Everyone wants healthier kids, and we at EducationWorld want to celebrate teachers who use creative ideas for encouraging healthy eating in the classroom.
Even without a formal cooking program, it's easy to create healthy treats with no actual "cooking" involved. Get kids excited about healthy foods by creating snacks and meals they'll want to eat. When following recipes, students learn about nutrition while building skills in reading comprehension, measurement, art, math and more.
Remind kids about food safety—typical guidelines include cleaning up preparation areas before and after, preventing food cross-contamination, using proper refrigeration and food storage, and using tools and utensils carefully.
Here are three great healthy treats for students to make in class:
NOTE: Before selecting recipes, always check with students and parents regarding food allergies.
No-Bake Low-Fat Cheesecake Dip
Arrange a sliced fruit and/or berry tray and cover it in plastic wrap. Keep refrigerated.
If graham crackers are not already crushed, place graham crackers into several resealable plastic bags and have students crush them with a wooden spoon. Place crumbs in serving bowl.
Add one teaspoon of vanilla extract to cream cheese in a mixing bowl and have students take turns using the eggbeater to mix them together. Set this mixture aside.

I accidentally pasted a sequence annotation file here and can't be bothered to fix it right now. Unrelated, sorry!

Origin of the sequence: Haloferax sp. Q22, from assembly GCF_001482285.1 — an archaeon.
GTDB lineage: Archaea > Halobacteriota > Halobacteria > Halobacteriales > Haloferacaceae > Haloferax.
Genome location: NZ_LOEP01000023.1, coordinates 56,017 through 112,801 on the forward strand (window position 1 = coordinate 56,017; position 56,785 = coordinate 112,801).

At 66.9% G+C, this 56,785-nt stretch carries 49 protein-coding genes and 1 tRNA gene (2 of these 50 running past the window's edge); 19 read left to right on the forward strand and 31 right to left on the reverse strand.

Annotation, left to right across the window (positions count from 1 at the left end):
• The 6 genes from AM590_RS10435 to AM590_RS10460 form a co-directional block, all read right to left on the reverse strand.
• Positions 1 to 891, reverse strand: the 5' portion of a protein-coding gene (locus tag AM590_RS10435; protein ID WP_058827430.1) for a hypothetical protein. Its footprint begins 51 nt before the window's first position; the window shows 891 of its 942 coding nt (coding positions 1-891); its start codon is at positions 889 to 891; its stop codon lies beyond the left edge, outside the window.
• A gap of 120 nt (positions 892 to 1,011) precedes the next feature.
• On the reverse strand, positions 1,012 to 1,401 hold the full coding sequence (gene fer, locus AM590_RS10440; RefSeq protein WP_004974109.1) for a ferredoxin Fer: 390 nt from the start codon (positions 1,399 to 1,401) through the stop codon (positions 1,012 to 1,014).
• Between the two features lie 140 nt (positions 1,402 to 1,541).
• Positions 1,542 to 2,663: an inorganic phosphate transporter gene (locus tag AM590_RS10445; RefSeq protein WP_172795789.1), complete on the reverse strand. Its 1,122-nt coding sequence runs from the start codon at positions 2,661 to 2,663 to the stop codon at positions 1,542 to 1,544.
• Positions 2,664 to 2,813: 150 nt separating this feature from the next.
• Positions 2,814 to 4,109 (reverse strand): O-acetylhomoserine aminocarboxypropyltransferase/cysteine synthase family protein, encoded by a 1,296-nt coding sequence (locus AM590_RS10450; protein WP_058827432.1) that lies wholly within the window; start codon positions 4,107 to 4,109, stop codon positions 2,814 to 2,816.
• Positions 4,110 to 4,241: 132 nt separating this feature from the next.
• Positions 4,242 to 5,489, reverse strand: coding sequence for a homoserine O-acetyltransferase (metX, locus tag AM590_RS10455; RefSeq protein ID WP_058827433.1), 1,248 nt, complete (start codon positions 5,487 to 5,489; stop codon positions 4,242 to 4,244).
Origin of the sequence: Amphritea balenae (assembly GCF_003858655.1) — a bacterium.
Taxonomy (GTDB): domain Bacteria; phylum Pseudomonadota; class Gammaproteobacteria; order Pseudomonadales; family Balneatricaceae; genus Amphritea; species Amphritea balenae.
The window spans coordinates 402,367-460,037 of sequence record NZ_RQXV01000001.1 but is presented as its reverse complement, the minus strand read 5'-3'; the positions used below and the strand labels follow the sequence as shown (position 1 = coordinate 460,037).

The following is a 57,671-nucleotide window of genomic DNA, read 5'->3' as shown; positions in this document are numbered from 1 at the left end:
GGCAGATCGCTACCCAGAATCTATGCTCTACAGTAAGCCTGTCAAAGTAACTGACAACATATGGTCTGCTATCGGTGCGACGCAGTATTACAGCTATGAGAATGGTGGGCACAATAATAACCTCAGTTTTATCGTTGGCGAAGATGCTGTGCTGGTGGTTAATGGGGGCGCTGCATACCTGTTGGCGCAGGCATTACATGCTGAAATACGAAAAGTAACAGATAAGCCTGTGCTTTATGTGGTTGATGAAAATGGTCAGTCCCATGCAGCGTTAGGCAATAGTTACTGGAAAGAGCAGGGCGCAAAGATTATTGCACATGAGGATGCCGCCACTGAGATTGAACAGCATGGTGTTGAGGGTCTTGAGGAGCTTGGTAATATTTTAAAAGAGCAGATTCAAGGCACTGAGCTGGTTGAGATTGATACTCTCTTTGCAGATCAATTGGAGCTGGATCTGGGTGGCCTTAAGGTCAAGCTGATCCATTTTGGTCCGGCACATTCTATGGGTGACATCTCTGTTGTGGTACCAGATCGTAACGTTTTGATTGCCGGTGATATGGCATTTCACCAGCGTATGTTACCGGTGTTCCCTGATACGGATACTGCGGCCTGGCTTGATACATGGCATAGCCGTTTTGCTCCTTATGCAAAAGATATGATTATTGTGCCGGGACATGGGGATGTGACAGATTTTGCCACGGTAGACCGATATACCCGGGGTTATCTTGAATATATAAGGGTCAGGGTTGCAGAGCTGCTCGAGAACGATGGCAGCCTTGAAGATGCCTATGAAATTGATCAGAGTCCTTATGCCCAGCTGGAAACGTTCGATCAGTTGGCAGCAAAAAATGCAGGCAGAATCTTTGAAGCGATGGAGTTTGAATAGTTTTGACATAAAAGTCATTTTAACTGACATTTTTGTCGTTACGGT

Set up your tray of fruit, bowl of cheesecake dip, and bowl of graham-cracker crumbs (in that order) with serving spoons. Have students line up with their plates or bowls to serve themselves fruit, add the dip, and then add a dusting of graham-cracker crumbs on top.
This recipe serves up to 24 children. Distributing the dip is a great way to teach students the concept of portion control.
Low-Fat Strawberry Shortcake Kabobs
Arrange a tray of halved strawberries before class and cover it in plastic wrap. Keep refrigerated.
Distribute crackers, plates and spoons to students. Have students crush crackers into their plates with spoons.
Set up the un-pointed skewers, tray of strawberries and bowl of low-fat whipped dessert topping. (Instruct students to keep the skewers away from their eyes.) Have students take their plates and spoons and line up. For each strawberry half they place on the skewer (we suggest you recommend a specific number of berries to use), students should use their spoons to add a dab of low-fat whipped dessert topping. Then they can roll the skewer in the cracker crumbs on their plates.
When all of the students complete their kabobs, let them dig in. This recipe should serve as much as supplies allow. Be reasonable when calculating how large of a kabob you want your students to make.
Rainbow Toast and Blueberry Skies
Test how much food coloring you'll need to mix in with your milk for it to show up on the wheat toast. Try a bit of each color in some small dishes.
Pass out rinsing cups, paint brushes, plates, napkins and small dishes for the food-coloring mixtures. Go desk to desk or table to table filling students’ dishes with milk. Add the appropriate amount of food coloring to each. Have students take their rinsing cups to a water source to fill them. Then distribute portions of blueberries.
Quickly toast your bread on a high setting as students stir food coloring into milk and think of designs. Pass out the toast (two pieces per student) and then let your little artists get to work! Have them add blueberries to complete their colorful treats.
Have students raise their hands when they’re done. If you can, take a snapshot of their treats. Then let them enjoy, as this dish is better warm.